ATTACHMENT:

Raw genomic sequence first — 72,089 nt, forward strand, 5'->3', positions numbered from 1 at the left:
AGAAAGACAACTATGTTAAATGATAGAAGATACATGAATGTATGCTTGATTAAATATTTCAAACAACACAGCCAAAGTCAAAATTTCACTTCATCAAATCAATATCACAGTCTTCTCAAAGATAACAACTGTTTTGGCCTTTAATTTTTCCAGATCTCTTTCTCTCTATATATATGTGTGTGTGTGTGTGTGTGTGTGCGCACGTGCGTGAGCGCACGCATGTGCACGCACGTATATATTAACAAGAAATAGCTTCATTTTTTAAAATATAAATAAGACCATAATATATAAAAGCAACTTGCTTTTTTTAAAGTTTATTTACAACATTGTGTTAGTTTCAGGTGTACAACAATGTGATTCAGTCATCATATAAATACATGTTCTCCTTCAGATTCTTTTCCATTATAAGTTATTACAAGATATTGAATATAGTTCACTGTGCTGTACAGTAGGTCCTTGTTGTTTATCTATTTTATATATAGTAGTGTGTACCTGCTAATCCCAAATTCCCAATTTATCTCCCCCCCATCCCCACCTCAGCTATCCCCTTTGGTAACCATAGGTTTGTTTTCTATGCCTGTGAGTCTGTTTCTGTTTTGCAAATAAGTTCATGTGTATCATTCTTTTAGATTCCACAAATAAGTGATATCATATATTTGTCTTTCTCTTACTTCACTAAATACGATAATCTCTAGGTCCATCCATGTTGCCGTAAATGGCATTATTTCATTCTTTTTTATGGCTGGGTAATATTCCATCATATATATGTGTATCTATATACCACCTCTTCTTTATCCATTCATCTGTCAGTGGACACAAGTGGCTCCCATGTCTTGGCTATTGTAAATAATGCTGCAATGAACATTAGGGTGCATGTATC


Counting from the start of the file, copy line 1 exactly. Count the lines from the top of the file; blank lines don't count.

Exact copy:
Raw genomic sequence first — 72,089 nt, forward strand, 5'->3', positions numbered from 1 at the left: